Project 4 felt a lot more simpler to do in the sense that it was more up front in what the directions were. Coming up with an alternate route to City Tech seemed like a much easier task than to document a random walk. This of course is my opinion. The amount of time invested in this project was fair in the amount of time we were given to start with. Planning the route from scratch took at most a few hours. Starting with the route I normally took to school it seemed easier to deviate in a certain direction. There was an area that I had begun to familiarise myself with such as Borough Hall and the Brooklyn Heights area.

Writing things down such as the description of the walk and the directions to and fro, took some time. It took a while to get things together because I felt it was too simple and needed a bit of a ‘something’ for lack of a better word. The walk time also had to be adjusted because it did not factor in certain climatic conditions such as rain, snow or sleet.

I personally don’t feel I excelled in any specific part of this assignment.

Diagramming Sentences

One method for writing sentences is to diagram them using a chart. The chart shows the sentence but almost in a puzzle like form. This was formerly used to teach new users of the English language but has since been tossed out and is not recognised by the Common Core. English teachers also agree and say that diagramming sentences does nothing to teach but how to make diagrams. Whether or not it is actually practical can be debated but one thing is for sure. It’s a unique way to write sentences.

The Nations of The World

If need be, this will be removed…

This is unrelated to class, but one that I feel is worth mentioning. The flags of various countries of the world were showcased in the lobby of City Tech. I’m not exactly sure why. Strangely I couldn’t find our American flag. Many countries I recognised right away such as, Honduras, South Africa, Uruguay, Spain, Taiwan, Ghana, Costa Rica, United Kingdom, Saudi Arabia, Croatia, Qatar, Bahrain, United Arab Emirates, China, Somalia, Ireland, Uganda, Mali, Australia, New Zealand, Palestine, North Korea, Ukraine, Germany, Algeria, Chile, Nigeria, Jamaica, Suriname, Singapore, Israel, Aruba, Japan, Mexico, Peru, and Argentina. A beautiful sight showing the wonderful designs of all these countries’ flags. I do hope they stay in the first floor.

The flag of the Netherlands
Though I am not a big fan of their football team for eliminating my teams, Mexico and Costa Rica during the 2014 FIFA World Cup: Brazil  last summer, I still like the design of flag of the Netherlands.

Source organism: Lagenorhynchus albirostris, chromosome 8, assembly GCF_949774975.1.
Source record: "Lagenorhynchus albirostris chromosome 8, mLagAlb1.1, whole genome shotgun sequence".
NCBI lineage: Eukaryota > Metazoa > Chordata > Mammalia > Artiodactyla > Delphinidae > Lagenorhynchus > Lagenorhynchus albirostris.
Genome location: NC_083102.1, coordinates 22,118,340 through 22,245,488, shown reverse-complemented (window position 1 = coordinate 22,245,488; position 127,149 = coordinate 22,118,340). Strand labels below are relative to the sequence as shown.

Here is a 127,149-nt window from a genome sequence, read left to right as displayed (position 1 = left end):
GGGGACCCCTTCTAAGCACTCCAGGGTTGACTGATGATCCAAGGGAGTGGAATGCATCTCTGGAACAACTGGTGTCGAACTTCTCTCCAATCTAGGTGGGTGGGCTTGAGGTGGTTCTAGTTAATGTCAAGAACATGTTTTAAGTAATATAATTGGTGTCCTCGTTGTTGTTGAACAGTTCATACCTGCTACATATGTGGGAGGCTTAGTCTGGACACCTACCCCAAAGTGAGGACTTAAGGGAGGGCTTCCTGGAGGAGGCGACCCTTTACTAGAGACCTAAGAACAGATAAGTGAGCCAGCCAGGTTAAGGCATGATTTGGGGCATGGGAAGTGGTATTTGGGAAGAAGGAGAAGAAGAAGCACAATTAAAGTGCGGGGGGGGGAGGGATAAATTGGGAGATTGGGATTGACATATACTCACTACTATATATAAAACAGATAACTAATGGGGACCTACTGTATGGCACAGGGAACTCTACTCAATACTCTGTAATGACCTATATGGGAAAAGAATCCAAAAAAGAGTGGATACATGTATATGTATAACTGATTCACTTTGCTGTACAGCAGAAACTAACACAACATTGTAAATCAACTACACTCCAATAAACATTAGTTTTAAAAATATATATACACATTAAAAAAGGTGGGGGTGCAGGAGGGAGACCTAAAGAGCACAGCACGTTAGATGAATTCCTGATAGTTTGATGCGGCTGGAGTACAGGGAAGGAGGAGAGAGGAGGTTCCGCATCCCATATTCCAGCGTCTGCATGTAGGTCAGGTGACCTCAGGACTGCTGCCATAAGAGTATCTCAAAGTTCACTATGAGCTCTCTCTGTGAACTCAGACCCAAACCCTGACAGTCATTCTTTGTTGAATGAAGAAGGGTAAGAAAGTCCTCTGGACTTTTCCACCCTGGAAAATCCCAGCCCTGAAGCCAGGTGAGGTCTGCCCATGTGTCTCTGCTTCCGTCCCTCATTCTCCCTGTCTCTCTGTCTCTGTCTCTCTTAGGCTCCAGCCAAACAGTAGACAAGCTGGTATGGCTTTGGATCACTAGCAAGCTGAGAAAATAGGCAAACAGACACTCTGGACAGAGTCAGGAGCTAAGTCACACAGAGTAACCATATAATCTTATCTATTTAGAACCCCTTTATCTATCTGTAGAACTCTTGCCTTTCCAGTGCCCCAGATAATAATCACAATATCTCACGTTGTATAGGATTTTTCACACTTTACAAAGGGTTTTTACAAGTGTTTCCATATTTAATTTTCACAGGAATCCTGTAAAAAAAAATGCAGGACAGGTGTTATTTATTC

Field Trip!!

On September 22nd, 2014 our class took a trip to the Centre for Book Arts and the Rubin Museum. I think we were in the Lower East Side in Manhattan, though I’m not exactly sure. The trip was a very nice experience because we got to see what we’ve begun learning in class such as  ambiguity.

The Centre for Book Arts was fascinating as I’ve now seen how books are put together. Though it’s own exhibit was smaller, there were some interesting things to see such as what looked like a sculpture of a woman’s dress. As a joke I remember thinking to myself, “it looks like a giant Oreo stacked up”. During the speech about book binding I saw how much complicated it was to print things onto paper and I don’t think I would’ve had the patience to go through every individual letter just to write something into a poster. It made me grateful to printing from an ink printer and how easy it is now  than it was in the past.

I'm not sure what to make of this, but it reminds me of a woman in a dress.

I’m not sure what to make of this, but it reminds me of a woman in a dress.

The Rubin Museum is another story. Though a bit of a walk from the Centre for Book Arts, it too had great pieces of artwork to show. The museum had a variety of paintings that were… phallic shaped and in detail. A little unusual in my opinion but nonetheless very nicely done. Very stable as well, and no ambiguity to question of. Other than the phallic shaped paintings, I saw a particular one that showed what looked like a sci-fi prop. It was standing on its own legs and it liked like it could walk if given the means. Outside of the art, the building itself is very nicely built and designed especially the lobby.

I enjoyed this trip and I look forward to more trips like this in the near future.



Reflection and Life(?)

The very first project at I’ve had to do here has been very interesting. I feel as though it was a good way to help “break the ice” and it’s only natural that during the first few weeks and days of starting this chapter in our lives, that we feel awkward around all these new people  whom we’ve probably never known had the same interests as us. Post-project number one, I feel that I can now talk to my fellow classmates with much better ease rather than small-talk and the usual ‘hey what’s up’ clichĂ©. We all now have a sense of what we are like outside the classroom not so much as classmates but as friends. I probably couldn’t exactly express myself as well as everyone else but I hope that it doesn’t make me seem like an outsider.

It feels a lot different making a post on here rather than on a piece of paper to be collected and graded because on here I feel better writing. It may seem contradictory to what I had  mentioned previously, but in a some ways I feel more at liberty and I’m glad that we are given this opportunity to reflect on ourselves.

Personally, I really am not much of a blogger, though I will put in the effort to try and make ‘good’ posts on here regularly, as well as to perhaps see what everyone else is up to …